“President Biden was furious over the influx of migrants at the U.S. southern border early in his administration, according to a new book about the Biden White House,” The Hill reports.

Biden’s aides said they “have never seen him as angry as he was over the border crisis in the first six months of office.”

From the book: “From all over the West Wing, you could hear the president cursing, dropping f-bombs (he’d always apologize when women were present).” 

“Arrests and deportations of immigrants in the country illegally increased in the second year of the Biden administration, though both remained below average Trump- and Obama-era levels,” the Wall Street Journal reports.

David Cay Johnston: “Don’t let the cynics who know little about our tax system trick you into thinking there was nothing all that new or important in the six years of Donald Trump’s taxes released Friday by the House Ways and Means Committee.”

“In fact, even if some of it was previously teased by the committee, the dump includes a cornucopia of information that affects your wallet—including powerful evidence of criminal tax evasion.”

Vox: Will Trump’s tax returns change anything? 

“Elon Musk was the second person ever to amass a personal fortune of more than $200 billion, breaching that threshold in January 2021, months after Jeff Bezos,” Bloomberg reports.

“The Tesla Inc. chief executive officer has now achieved a first of his own: becoming the only person in history to erase $200 billion from their net worth.”

Fidelity slashed its carrying value of Twitter by 56% during the first month of Elon Musk’s ownership, Axios reports.

Musk bought the company for $44 billion on October 27.

“Andrew Tate, a former professional kickboxer and online personality who frequently made misogynistic comments about women to his large following on social media sites, was detained by the authorities in Romania on Thursday in an investigation of human trafficking and rape,” the New York Times reports.

Politico: “With Republicans set to take control of the House in January, progressive plans to build on Obamacare at the federal level are going nowhere, leaving it to state lawmakers to inch toward Democrats’ goal of universal health coverage. The rocky implementation of the public option plans in these three western states illustrates the challenges the left faces in doing so as blue state ambitions run up against a powerful health care industry accustomed to getting its way.”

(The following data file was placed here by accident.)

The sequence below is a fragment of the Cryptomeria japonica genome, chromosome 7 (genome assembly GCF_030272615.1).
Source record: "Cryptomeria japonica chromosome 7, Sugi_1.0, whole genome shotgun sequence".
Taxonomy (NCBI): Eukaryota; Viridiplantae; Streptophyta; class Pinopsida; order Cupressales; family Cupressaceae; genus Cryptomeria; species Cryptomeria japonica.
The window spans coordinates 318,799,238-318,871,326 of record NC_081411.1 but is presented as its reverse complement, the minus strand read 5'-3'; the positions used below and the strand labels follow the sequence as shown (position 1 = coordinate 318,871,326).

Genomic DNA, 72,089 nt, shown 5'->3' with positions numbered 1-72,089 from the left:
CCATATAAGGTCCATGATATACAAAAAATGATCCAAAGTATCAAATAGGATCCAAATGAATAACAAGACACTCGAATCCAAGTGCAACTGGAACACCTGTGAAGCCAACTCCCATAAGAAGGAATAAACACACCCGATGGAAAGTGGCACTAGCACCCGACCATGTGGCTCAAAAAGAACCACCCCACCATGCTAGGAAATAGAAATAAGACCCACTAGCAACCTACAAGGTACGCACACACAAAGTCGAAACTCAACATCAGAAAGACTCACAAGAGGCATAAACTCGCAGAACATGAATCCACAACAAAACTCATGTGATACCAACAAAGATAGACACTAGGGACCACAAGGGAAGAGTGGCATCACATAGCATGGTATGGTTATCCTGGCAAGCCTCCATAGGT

William Kristol: “At the end of 2022, Putin is still Putin. The mullahs are still the mullahs. Trump is still Trump. Those actors have not changed.”

“But the world around them changed because of the struggles and successes of those who fought for democracy and for freedom.”

“Volodomyr Zelensky and the people of Ukraine stood heroically firm. The Iranian people bravely rose up. At home, the American electorate rejected the worst of the election deniers and continued its rebuke of Trumpism for the third straight election. Congress passed a fair amount of reasonable legislation, including the Electoral Count Act. The January 6th Committee conducted itself seriously and honorably and in the course of its work documented a great deal of important evidence which was not previously known. Partly as a consequence of their labors—which were dismissed both early and late as being obscure and inconsequential—the Department of Justice now seems likely to try to enforce some accountability not just for the foot soldiers, but for the leaders of the insurrection. And for Donald Trump.”

“What happened in 2022 was as remarkable as it was unexpected. And as a result, we enter 2023 in better shape than we could have reasonably hoped a year ago.”

Delaware politics from a liberal, progressive and Democratic perspective. Keep Delaware Blue.